Potential problems in energy-vulnerable Europe seem more remote to most observers. But Europe has a large Muslim population that is experiencing limited social integration, high unemployment and radical Islamist influence. Beyond that, with slow-growing economic activity and rapidly aging populations, European governments will be hard put to fulfill their generous social welfare promises. Could it be, paraphrasing President Franklin D. Roosevelt, that the only thing we have to fear is lack of fear itself?
Moreover, economic imbalances in the U.S. could trip us up. According to Yale University economist Robert Shiller, inflation- and quality-adjusted home prices are still more than 50% higher than their averages throughout most of the 20th century. These data suggest that the real-estate correction could have much further to go. Measured savings rates in the U.S. are essentially zero, and the trade deficit is running at 7% of GDP.
The late economist Herbert Stein used to say, If something can't go on forever, it won't. Many observers would also argue that the U.S. income distribution may be unsustainable. The share of after-tax corporate profits (increasingly influenced by the foreign profits of multinational corporations) relative to GDP is almost 9%, compared with an average of about 5% during the 1970s and 1980s. Wages and salaries as a percent of GDP have fallen from 53% to under 46% since 1970.
Corporate profits have shown strong tendencies to revert to the mean in the past and could do so in the future. Inflation-adjusted earnings of the S&P 500 stocks showed zero growth from 1900 through 1947 and again from 1967 through 1987. If we enter such a period in the future, today's moderate price-earnings multiples may look far less attractive.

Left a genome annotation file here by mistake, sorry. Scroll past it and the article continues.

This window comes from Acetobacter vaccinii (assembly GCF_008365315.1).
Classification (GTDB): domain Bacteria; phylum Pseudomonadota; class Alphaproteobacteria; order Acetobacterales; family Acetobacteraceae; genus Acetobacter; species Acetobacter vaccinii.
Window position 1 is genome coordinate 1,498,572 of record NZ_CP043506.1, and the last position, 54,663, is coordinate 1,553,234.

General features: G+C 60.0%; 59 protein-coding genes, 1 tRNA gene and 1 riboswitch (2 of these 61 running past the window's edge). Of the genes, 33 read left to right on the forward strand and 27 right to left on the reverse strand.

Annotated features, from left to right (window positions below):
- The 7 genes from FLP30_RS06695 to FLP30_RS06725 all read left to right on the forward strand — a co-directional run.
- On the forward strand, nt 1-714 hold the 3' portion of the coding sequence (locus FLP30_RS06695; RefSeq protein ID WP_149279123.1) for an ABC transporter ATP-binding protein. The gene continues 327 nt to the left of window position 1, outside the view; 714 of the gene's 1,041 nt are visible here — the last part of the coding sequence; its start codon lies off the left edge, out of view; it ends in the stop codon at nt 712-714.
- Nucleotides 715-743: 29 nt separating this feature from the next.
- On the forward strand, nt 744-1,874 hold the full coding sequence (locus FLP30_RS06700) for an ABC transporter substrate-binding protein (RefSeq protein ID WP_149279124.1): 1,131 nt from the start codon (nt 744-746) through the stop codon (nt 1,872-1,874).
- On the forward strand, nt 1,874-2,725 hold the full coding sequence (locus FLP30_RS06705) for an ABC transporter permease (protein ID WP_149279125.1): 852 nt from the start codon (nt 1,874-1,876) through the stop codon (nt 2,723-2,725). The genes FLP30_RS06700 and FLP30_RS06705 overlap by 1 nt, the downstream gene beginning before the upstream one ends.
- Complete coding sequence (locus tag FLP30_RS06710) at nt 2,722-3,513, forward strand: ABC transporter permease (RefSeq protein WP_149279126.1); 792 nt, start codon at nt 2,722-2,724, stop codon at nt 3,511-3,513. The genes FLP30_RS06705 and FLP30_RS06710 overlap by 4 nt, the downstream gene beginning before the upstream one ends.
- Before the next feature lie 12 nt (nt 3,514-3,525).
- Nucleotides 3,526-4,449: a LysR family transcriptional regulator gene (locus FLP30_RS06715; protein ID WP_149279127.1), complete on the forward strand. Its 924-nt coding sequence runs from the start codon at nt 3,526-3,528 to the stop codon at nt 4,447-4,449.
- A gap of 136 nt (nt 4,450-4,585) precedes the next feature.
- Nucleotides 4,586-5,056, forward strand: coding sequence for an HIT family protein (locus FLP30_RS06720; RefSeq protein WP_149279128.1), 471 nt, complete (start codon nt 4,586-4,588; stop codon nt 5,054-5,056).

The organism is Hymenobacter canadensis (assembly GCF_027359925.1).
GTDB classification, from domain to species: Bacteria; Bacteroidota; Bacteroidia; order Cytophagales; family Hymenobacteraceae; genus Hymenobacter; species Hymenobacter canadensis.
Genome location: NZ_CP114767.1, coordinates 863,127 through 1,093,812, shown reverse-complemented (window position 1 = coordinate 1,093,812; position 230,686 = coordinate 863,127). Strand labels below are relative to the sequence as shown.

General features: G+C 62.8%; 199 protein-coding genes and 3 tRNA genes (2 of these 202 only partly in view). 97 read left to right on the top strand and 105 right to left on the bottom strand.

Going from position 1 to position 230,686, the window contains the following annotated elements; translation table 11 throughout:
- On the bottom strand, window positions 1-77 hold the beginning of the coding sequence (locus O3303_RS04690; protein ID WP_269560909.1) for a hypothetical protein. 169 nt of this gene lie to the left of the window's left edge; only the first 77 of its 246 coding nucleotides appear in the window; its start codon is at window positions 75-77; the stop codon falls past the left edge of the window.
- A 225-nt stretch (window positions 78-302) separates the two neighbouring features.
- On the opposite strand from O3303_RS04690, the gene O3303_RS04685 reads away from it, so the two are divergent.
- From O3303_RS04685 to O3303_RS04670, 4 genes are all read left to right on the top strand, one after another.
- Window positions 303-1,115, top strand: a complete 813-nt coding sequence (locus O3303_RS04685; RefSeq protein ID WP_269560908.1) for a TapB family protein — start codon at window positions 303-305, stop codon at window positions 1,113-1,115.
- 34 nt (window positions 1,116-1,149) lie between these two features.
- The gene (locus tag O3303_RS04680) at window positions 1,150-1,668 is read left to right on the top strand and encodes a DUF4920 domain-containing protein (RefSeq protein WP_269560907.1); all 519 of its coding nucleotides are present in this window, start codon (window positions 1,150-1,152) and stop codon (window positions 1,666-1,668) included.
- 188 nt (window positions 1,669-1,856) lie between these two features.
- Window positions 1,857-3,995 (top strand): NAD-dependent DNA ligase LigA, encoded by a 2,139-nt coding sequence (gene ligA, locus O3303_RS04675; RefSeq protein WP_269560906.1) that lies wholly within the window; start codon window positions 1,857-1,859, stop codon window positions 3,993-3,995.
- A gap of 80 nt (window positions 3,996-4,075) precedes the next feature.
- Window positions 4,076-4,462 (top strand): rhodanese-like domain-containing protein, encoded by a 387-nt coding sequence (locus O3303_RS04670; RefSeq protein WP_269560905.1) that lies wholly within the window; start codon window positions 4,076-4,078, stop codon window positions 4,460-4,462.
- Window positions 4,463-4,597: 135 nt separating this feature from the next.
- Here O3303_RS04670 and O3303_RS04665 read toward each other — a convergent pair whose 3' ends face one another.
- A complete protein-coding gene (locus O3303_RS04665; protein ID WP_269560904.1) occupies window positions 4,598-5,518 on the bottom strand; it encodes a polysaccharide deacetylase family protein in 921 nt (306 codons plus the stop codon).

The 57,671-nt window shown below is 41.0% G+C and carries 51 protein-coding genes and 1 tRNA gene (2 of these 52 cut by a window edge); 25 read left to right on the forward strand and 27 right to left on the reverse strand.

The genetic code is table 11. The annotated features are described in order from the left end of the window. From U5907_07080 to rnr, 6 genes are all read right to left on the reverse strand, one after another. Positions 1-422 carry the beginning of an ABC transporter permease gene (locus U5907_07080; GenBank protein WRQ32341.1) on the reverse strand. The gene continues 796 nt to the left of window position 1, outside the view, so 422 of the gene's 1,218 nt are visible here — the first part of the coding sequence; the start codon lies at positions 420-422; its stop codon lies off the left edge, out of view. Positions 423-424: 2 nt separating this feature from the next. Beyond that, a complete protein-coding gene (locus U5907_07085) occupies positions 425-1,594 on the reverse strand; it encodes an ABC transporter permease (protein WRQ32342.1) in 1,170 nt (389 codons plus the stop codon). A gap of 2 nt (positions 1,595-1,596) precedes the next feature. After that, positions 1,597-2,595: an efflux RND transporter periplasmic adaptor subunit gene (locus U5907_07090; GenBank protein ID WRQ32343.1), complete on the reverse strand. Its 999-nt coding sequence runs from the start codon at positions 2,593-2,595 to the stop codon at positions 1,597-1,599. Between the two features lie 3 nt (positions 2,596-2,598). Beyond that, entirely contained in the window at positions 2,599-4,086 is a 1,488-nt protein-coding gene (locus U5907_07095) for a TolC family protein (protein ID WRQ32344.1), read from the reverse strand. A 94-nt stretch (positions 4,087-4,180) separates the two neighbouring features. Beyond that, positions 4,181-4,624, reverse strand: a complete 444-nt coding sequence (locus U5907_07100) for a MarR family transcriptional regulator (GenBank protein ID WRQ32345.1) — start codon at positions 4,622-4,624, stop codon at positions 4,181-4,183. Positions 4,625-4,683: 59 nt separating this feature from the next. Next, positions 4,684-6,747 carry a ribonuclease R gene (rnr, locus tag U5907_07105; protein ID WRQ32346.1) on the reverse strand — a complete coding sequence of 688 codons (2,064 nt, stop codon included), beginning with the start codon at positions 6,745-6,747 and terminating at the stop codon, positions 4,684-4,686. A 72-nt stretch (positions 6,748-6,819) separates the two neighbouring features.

As a believer in efficient markets, I hesitate to conclude that our markets are being irrationally complacent. I believe that markets are high and risk spreads compressed because of massive increases in world liquidity. A world awash in dollar-based purchasing power has helped to keep our interest rates low and the spreads on risk assets tight. It has encouraged large flows of money into private equity funds that are privatizing (and leveraging) some of the "undervalued" companies in the market, leaving less attractive firms available for public investors. Flows of money have also continued into hedge funds where leverage is high and where "accidents" such as the Amaranth collapse are always possible. In our highly leveraged, narrow-spread markets, shocks to the system -- be they economic or geopolitical -- can have large destabilizing effects.
So what should investors do as the Dow rises to new highs? Should they "sell in May and go away," as one stock-market bromide suggests? As a student of markets for over 50 years, I am convinced that attempting to time the market is a fool's game. But new highs in the market should induce investors to review their asset allocations. If the rising stock market has pushed your allocation of equities well above the level consistent with your risk tolerances, it makes sense to consider rebalancing. Rebalancing is an excellent strategy to constrain your investment risk in a very uncertain world.
Despite the risks and potential problems I have outlined, I remain a cautious optimist. I don't think anyone will make money in the long run betting against the inherent strength of the U.S. economy. I expect that the economy will adjust eventually to whatever imbalances exist and that the nations of the world will ultimately find peaceful solutions to the seemingly intractable problems that continue to bedevil us.
Having disclosed my optimistic bias, however, I can't help remembering the story of two rabbis at the time of the creation. One rabbi asked the other whether he was optimistic or pessimistic. "I'm optimistic," the second rabbi replied. "Then why are you frowning?" the first rabbi asked. The answer: "Because I'm not sure my optimism is justified."
Mr. Malkiel is a professor of economics at Princeton University and the author of "A Random Walk Down Wall Street," 9th ed. (W.W. Norton, 2007).